The detail-oriented instructors at Art a la Cart take students through each painting step-by-step, showing them how to mix and blend their own colors and build compositions from the background without having to first live among paintings in local art museums. They supervise students in a themed class series as they paint still-life fruit and candies, portray whimsical landscapes, depict parts of the San Francisco skyline, or emulate the style of a classic artist. Groups explore each subject and question its lack of Renaissance cupids in one of five locations, which include wine-cellar tasting rooms, underground wine bars, and a modern minimalist cocktail lounge. Staff members supply all acrylic paints, brushes, and other gear for each class; and though they don't provide any libations, instructors encourage participants to bring or purchase their own drinks.
European, Southeast Asian, and American culinary traditions all influence the unique fusion recipes at Vo's Restaurant. Vegetables and rice get simmered in traditional clay pots and prawns and lemongrass are seared in woks; there's even a deep-fried catfish filet with ginger-infused nouc mam, a dip made from fish sauce. The dining room is as colorful as the dishes, featuring warm red walls, bamboo sprouting from tall vases, romantic lighting overhead.
In the heart of Oakland, the chefs at Nellie's Soulfood Restaurant & Bar draw from Southern soul-food traditions to craft a menu that's always changing. Many of their seafood, poultry, and beef dishes bear crispy golden crusts. Deep-fried oysters, catfish, and snapper fillets—as well as deep-fried pork chops and chicken wings—sit surrounded by traditional sides such as yams, okra, and rice and gravy. Gravy also covers portions of Southern-style steaks and complements specialty dishes such as meatloaf and oxtails. Traditional Southern desserts of peach cobbler and banana pudding end things on the sweetest note possible, much like the duet of "Islands in the Stream" that traditionally ends every presidential debate.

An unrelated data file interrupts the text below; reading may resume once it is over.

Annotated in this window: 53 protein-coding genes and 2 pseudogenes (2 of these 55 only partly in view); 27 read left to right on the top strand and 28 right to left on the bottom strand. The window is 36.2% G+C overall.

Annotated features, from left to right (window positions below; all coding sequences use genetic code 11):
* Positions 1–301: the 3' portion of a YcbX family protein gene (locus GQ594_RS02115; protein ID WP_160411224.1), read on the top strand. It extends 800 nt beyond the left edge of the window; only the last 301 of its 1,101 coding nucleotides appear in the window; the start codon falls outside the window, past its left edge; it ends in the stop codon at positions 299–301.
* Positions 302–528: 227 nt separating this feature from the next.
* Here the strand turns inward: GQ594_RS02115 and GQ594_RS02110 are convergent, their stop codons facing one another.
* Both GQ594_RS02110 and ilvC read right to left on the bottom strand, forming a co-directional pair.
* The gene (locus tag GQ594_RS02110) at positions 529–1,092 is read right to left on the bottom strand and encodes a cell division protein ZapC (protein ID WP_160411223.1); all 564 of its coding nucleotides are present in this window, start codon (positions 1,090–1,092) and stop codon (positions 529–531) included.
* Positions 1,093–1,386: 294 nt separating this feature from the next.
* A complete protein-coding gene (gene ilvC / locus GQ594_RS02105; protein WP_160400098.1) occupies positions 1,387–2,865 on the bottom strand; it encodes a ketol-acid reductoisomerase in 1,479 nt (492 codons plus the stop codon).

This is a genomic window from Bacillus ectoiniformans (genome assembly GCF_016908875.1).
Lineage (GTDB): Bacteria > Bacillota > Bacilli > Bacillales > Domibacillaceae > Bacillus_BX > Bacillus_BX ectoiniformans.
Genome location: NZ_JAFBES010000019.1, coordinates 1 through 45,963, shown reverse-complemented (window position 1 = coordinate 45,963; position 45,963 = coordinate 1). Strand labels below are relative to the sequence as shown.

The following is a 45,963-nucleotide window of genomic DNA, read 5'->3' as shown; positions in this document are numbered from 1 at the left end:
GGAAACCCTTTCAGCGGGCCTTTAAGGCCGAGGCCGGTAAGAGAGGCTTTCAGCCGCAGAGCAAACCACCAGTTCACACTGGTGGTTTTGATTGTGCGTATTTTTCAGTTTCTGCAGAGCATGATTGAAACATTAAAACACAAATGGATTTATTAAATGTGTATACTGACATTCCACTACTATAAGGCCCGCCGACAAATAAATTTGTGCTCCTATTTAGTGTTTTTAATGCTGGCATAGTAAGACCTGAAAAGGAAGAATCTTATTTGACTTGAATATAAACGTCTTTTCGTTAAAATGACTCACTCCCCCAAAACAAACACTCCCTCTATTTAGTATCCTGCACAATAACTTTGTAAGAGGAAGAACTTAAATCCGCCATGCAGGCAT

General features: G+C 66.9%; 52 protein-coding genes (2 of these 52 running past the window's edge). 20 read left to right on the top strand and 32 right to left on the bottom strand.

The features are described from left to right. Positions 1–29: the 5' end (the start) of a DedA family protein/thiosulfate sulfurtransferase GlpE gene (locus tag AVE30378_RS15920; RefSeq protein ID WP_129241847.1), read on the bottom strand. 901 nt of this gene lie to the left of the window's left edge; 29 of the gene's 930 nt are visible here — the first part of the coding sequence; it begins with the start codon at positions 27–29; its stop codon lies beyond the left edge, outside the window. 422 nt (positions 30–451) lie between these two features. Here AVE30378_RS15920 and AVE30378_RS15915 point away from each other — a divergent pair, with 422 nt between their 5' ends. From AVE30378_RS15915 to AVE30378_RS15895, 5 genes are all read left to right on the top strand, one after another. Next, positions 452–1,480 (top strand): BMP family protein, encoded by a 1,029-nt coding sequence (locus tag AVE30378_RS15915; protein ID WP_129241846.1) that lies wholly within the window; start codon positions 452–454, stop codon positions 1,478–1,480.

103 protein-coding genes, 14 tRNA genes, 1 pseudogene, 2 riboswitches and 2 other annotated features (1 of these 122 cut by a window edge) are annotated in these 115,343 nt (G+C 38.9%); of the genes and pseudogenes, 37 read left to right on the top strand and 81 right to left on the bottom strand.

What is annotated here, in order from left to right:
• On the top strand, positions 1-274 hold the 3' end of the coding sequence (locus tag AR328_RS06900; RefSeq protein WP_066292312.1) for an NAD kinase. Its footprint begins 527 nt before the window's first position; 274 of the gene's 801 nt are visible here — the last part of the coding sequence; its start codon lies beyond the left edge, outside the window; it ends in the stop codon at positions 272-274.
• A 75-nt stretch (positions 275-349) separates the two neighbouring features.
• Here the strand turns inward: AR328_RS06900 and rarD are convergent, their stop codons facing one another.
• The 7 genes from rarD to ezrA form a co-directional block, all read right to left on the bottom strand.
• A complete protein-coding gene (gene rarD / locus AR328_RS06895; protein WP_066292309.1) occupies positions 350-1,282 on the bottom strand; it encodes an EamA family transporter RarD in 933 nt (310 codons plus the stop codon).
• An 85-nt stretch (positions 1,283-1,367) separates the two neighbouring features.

The cooks at Lanesplitter bake up a menu of New York–style pizzas and pocket-like calzones, and bartenders at the three pub locations pour a large selection of microbrews. An army of nearly 30 meaty, veggie, and vegan toppings stands ready to occupy thin neapolitan or thick sicilian crusts in combinations such as the herbivore's spinach, mushrooms, onions, and olives ($23.50 for a 19-inch) or the garbage pie's heaping mélange of spiced meats and crisper-drawer items ($27.50 for a 19-inch). The bar's taps have recently flowed with Racer 5 by Bear Republic, E.J. Phair's doppelbock, and hand-pumped Bombay by Boat IPA from Moonlight Brewing Company. Some locations host art openings, where diners and drinkers may admire photography, paintings, or mosaics made entirely of anchovies.
Northern Indian cuisine, such as dishes of tandoori lamb chops, lobster-papaya curry, and vegetable masala, dots the various tables stacked inside Khana Peena Indian Cuisine, an eatery reminiscent of not only an Indian curry house, but also a French bistro and American brasserie. Diners devour tandoori platters at linen-topped tables in the formal dining room or keep an eye on the open kitchen while seated at the curved copper bar. They can also enjoy a meal tucked away with a loved one inside a curtained-off, private room that boasts pillow seating and complete control over the land of Oz.
In 1941, Wilma and Henry Dorsey opened a modest family eatery on the corner of 18th and Market in West Oakland. Over the next four decades, devoted family members transformed the place with a relocation, the addition of a cocktail lounge, and the construction of a beautiful wooden bar. Today, Dorsey family members remain the sole shareholders of a bustling restaurant that celebrates their Texas roots with country-style meals of fried chicken, catfish, gumbo, barbecue ribs, and sweet peach cobbler. A rotating weekly menu makes fresh additions to the slate of hearty, homecooked food with such dishes as chitterlings and smothered steak, while sides of collard greens, yams, and black-eyed peas garnish every dish with Southern panache.
Far more than a mere restaurant, Dorsey's Locker also treats guests to a full bar and lineup of live entertainment. On Sunday nights from 6 p.m until 10 p.m., the restaurant waives a cover charge for live R&B and jazz music. Open mic events each Tuesday show off the hidden talents of friends and neighbors, while Monday, Thursday, and Saturday-night karaoke provides a socially acceptable outlet for singing a love song to a plate of breaded pork chops.